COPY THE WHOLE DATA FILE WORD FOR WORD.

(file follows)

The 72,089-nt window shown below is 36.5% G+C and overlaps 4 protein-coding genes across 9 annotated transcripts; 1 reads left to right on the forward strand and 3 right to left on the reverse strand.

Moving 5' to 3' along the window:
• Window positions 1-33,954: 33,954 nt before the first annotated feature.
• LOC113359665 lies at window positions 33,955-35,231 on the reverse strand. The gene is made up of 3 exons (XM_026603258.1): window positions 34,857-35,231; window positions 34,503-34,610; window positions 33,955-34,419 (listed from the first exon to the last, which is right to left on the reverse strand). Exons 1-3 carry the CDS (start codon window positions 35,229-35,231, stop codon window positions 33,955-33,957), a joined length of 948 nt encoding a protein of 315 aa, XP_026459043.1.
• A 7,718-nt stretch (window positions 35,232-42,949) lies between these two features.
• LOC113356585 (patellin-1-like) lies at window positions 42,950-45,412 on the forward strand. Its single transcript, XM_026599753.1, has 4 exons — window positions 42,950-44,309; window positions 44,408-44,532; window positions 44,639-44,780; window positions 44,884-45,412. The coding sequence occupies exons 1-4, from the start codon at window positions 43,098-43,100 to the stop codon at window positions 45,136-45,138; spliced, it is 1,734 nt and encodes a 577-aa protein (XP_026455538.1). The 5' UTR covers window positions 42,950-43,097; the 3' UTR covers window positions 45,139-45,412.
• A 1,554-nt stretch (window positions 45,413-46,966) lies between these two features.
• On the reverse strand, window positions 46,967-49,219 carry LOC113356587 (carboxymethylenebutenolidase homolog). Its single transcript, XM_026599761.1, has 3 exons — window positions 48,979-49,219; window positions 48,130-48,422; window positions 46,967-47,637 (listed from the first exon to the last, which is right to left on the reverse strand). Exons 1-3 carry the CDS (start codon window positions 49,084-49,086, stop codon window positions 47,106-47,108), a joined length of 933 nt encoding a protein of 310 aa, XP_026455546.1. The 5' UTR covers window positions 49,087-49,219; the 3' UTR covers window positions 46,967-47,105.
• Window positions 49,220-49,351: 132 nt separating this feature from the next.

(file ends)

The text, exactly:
The 72,089-nt window shown below is 36.5% G+C and overlaps 4 protein-coding genes across 9 annotated transcripts; 1 reads left to right on the forward strand and 3 right to left on the reverse strand.

Moving 5' to 3' along the window:
• Window positions 1-33,954: 33,954 nt before the first annotated feature.
• LOC113359665 lies at window positions 33,955-35,231 on the reverse strand. The gene is made up of 3 exons (XM_026603258.1): window positions 34,857-35,231; window positions 34,503-34,610; window positions 33,955-34,419 (listed from the first exon to the last, which is right to left on the reverse strand). Exons 1-3 carry the CDS (start codon window positions 35,229-35,231, stop codon window positions 33,955-33,957), a joined length of 948 nt encoding a protein of 315 aa, XP_026459043.1.
• A 7,718-nt stretch (window positions 35,232-42,949) lies between these two features.
• LOC113356585 (patellin-1-like) lies at window positions 42,950-45,412 on the forward strand. Its single transcript, XM_026599753.1, has 4 exons — window positions 42,950-44,309; window positions 44,408-44,532; window positions 44,639-44,780; window positions 44,884-45,412. The coding sequence occupies exons 1-4, from the start codon at window positions 43,098-43,100 to the stop codon at window positions 45,136-45,138; spliced, it is 1,734 nt and encodes a 577-aa protein (XP_026455538.1). The 5' UTR covers window positions 42,950-43,097; the 3' UTR covers window positions 45,139-45,412.
• A 1,554-nt stretch (window positions 45,413-46,966) lies between these two features.
• On the reverse strand, window positions 46,967-49,219 carry LOC113356587 (carboxymethylenebutenolidase homolog). Its single transcript, XM_026599761.1, has 3 exons — window positions 48,979-49,219; window positions 48,130-48,422; window positions 46,967-47,637 (listed from the first exon to the last, which is right to left on the reverse strand). Exons 1-3 carry the CDS (start codon window positions 49,084-49,086, stop codon window positions 47,106-47,108), a joined length of 933 nt encoding a protein of 310 aa, XP_026455546.1. The 5' UTR covers window positions 49,087-49,219; the 3' UTR covers window positions 46,967-47,105.
• Window positions 49,220-49,351: 132 nt separating this feature from the next.